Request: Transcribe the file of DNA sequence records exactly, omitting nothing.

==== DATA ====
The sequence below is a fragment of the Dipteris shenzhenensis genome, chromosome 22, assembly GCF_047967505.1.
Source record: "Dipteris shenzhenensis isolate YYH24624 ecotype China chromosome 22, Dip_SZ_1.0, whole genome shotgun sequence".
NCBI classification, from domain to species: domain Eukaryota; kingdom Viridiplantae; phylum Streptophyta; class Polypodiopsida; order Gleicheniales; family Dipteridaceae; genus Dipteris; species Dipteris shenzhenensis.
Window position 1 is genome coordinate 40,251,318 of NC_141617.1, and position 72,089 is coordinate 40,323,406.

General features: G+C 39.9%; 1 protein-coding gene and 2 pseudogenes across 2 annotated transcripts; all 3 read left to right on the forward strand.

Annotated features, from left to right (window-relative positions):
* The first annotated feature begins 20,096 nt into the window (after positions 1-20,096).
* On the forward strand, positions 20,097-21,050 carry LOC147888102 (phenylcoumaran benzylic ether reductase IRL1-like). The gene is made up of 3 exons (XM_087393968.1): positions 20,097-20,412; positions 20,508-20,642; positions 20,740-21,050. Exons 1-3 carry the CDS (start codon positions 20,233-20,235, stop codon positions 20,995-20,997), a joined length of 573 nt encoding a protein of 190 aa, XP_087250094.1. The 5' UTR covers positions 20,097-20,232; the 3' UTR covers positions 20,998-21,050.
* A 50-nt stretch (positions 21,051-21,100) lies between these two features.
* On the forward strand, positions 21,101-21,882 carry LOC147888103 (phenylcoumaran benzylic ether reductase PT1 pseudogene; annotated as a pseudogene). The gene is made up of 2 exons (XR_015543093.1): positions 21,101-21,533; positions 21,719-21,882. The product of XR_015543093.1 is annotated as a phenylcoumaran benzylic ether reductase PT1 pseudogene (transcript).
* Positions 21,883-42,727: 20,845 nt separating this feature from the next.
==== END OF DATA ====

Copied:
The sequence below is a fragment of the Dipteris shenzhenensis genome, chromosome 22, assembly GCF_047967505.1.
Source record: "Dipteris shenzhenensis isolate YYH24624 ecotype China chromosome 22, Dip_SZ_1.0, whole genome shotgun sequence".
NCBI classification, from domain to species: domain Eukaryota; kingdom Viridiplantae; phylum Streptophyta; class Polypodiopsida; order Gleicheniales; family Dipteridaceae; genus Dipteris; species Dipteris shenzhenensis.
Window position 1 is genome coordinate 40,251,318 of NC_141617.1, and position 72,089 is coordinate 40,323,406.

General features: G+C 39.9%; 1 protein-coding gene and 2 pseudogenes across 2 annotated transcripts; all 3 read left to right on the forward strand.

Annotated features, from left to right (window-relative positions):
* The first annotated feature begins 20,096 nt into the window (after positions 1-20,096).
* On the forward strand, positions 20,097-21,050 carry LOC147888102 (phenylcoumaran benzylic ether reductase IRL1-like). The gene is made up of 3 exons (XM_087393968.1): positions 20,097-20,412; positions 20,508-20,642; positions 20,740-21,050. Exons 1-3 carry the CDS (start codon positions 20,233-20,235, stop codon positions 20,995-20,997), a joined length of 573 nt encoding a protein of 190 aa, XP_087250094.1. The 5' UTR covers positions 20,097-20,232; the 3' UTR covers positions 20,998-21,050.
* A 50-nt stretch (positions 21,051-21,100) lies between these two features.
* On the forward strand, positions 21,101-21,882 carry LOC147888103 (phenylcoumaran benzylic ether reductase PT1 pseudogene; annotated as a pseudogene). The gene is made up of 2 exons (XR_015543093.1): positions 21,101-21,533; positions 21,719-21,882. The product of XR_015543093.1 is annotated as a phenylcoumaran benzylic ether reductase PT1 pseudogene (transcript).
* Positions 21,883-42,727: 20,845 nt separating this feature from the next.